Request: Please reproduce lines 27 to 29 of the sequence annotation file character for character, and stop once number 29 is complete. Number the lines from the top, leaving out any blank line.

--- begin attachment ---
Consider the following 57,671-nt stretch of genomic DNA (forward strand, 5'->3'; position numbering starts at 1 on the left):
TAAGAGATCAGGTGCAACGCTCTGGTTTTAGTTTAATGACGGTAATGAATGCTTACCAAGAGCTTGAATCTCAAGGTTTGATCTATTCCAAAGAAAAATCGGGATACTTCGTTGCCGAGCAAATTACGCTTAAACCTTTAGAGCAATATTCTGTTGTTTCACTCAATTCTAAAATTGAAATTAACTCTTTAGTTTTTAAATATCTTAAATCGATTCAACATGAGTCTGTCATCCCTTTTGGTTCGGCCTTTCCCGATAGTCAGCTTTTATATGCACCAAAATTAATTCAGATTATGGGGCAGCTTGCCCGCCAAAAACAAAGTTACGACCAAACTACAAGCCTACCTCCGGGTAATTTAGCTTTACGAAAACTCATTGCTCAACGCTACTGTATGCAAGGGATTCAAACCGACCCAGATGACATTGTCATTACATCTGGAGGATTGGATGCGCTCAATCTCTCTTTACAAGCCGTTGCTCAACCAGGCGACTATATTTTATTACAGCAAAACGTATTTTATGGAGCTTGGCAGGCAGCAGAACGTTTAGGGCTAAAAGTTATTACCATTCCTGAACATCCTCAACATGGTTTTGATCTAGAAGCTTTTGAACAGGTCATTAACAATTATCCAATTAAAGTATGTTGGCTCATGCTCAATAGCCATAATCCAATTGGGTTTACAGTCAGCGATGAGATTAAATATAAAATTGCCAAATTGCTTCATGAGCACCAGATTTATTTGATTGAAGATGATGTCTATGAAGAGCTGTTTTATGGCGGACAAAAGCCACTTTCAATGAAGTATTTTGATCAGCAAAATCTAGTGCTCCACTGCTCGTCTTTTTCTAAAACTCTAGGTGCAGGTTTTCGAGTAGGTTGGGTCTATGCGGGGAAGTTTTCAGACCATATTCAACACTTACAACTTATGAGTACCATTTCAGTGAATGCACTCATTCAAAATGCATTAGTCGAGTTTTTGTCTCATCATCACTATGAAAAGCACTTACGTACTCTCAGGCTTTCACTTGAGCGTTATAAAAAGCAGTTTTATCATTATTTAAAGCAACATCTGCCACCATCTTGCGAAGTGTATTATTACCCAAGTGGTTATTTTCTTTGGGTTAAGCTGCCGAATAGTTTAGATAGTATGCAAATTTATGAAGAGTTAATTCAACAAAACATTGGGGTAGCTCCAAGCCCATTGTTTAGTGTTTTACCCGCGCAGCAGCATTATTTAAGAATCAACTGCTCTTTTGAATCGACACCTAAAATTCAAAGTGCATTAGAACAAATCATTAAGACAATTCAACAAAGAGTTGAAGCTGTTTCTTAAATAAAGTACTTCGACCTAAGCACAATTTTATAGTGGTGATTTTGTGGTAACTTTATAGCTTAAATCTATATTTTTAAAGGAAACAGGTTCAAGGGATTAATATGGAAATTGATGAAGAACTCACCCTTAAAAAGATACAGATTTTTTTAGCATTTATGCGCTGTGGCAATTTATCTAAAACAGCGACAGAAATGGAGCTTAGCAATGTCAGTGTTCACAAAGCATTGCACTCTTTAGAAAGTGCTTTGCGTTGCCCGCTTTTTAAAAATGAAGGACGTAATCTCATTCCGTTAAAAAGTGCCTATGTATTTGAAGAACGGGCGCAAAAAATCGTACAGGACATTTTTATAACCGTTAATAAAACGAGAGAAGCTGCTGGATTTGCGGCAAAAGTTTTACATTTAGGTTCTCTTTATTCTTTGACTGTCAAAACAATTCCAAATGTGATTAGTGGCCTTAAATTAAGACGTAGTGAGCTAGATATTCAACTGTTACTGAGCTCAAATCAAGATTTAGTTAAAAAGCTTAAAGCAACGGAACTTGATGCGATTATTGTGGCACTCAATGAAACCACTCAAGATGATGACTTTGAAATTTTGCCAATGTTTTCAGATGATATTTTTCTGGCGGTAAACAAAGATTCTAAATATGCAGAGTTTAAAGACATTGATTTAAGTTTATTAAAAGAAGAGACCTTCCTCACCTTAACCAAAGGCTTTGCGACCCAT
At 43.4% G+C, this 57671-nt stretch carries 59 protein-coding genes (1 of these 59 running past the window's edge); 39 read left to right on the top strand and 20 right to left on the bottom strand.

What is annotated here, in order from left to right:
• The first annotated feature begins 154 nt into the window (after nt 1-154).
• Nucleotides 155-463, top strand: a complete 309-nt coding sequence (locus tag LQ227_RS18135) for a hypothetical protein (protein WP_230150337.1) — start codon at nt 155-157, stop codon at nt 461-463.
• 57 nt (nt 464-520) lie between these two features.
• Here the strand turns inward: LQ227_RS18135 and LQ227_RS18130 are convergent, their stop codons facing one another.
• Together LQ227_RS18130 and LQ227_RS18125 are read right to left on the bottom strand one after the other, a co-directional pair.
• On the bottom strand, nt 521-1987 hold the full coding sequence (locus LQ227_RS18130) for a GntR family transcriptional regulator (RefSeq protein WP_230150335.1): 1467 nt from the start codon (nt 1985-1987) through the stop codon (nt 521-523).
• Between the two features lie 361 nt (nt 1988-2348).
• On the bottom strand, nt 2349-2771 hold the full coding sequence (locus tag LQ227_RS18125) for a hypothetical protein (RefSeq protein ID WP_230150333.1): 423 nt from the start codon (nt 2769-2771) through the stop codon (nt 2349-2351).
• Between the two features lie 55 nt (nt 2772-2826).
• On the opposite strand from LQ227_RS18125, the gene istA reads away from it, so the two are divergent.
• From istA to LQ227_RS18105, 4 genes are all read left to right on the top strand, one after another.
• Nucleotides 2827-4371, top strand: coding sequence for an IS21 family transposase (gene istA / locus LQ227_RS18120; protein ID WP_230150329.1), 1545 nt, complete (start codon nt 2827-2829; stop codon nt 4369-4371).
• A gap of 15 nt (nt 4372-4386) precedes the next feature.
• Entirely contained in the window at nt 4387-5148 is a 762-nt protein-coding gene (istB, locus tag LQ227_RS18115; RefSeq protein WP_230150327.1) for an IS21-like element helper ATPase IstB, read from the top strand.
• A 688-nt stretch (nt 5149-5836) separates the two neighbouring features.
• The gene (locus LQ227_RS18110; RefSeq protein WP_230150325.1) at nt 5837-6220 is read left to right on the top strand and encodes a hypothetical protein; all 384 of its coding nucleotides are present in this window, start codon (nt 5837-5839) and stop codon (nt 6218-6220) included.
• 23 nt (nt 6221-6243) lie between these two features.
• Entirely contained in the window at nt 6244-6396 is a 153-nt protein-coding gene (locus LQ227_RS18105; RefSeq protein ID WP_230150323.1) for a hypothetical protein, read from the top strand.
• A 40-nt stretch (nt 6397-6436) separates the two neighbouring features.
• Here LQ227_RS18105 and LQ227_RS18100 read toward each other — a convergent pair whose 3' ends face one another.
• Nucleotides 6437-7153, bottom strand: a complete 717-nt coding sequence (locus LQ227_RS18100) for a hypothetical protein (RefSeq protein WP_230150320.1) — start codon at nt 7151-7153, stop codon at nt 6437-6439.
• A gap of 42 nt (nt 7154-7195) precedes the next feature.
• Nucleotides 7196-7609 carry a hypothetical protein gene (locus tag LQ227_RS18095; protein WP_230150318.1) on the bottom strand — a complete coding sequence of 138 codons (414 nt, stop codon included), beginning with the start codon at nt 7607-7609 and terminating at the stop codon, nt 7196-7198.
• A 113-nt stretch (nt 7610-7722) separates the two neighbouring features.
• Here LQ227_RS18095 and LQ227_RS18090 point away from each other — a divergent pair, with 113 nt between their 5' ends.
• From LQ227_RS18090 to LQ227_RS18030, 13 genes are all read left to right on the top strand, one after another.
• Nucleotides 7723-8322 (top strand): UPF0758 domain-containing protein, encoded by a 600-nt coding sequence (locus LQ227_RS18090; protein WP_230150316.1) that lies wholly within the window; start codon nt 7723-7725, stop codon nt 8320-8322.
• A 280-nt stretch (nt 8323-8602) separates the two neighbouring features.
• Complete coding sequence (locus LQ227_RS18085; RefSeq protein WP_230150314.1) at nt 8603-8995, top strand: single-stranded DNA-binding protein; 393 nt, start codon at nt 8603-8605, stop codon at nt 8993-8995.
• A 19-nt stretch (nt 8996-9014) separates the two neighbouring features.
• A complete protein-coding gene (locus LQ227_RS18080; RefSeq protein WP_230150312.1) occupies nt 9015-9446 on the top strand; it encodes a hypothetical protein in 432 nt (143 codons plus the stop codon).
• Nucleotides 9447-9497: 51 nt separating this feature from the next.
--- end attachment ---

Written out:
• Nucleotides 7196-7609 carry a hypothetical protein gene (locus tag LQ227_RS18095; protein WP_230150318.1) on the bottom strand — a complete coding sequence of 138 codons (414 nt, stop codon included), beginning with the start codon at nt 7607-7609 and terminating at the stop codon, nt 7196-7198.
• A 113-nt stretch (nt 7610-7722) separates the two neighbouring features.
• Here LQ227_RS18095 and LQ227_RS18090 point away from each other — a divergent pair, with 113 nt between their 5' ends.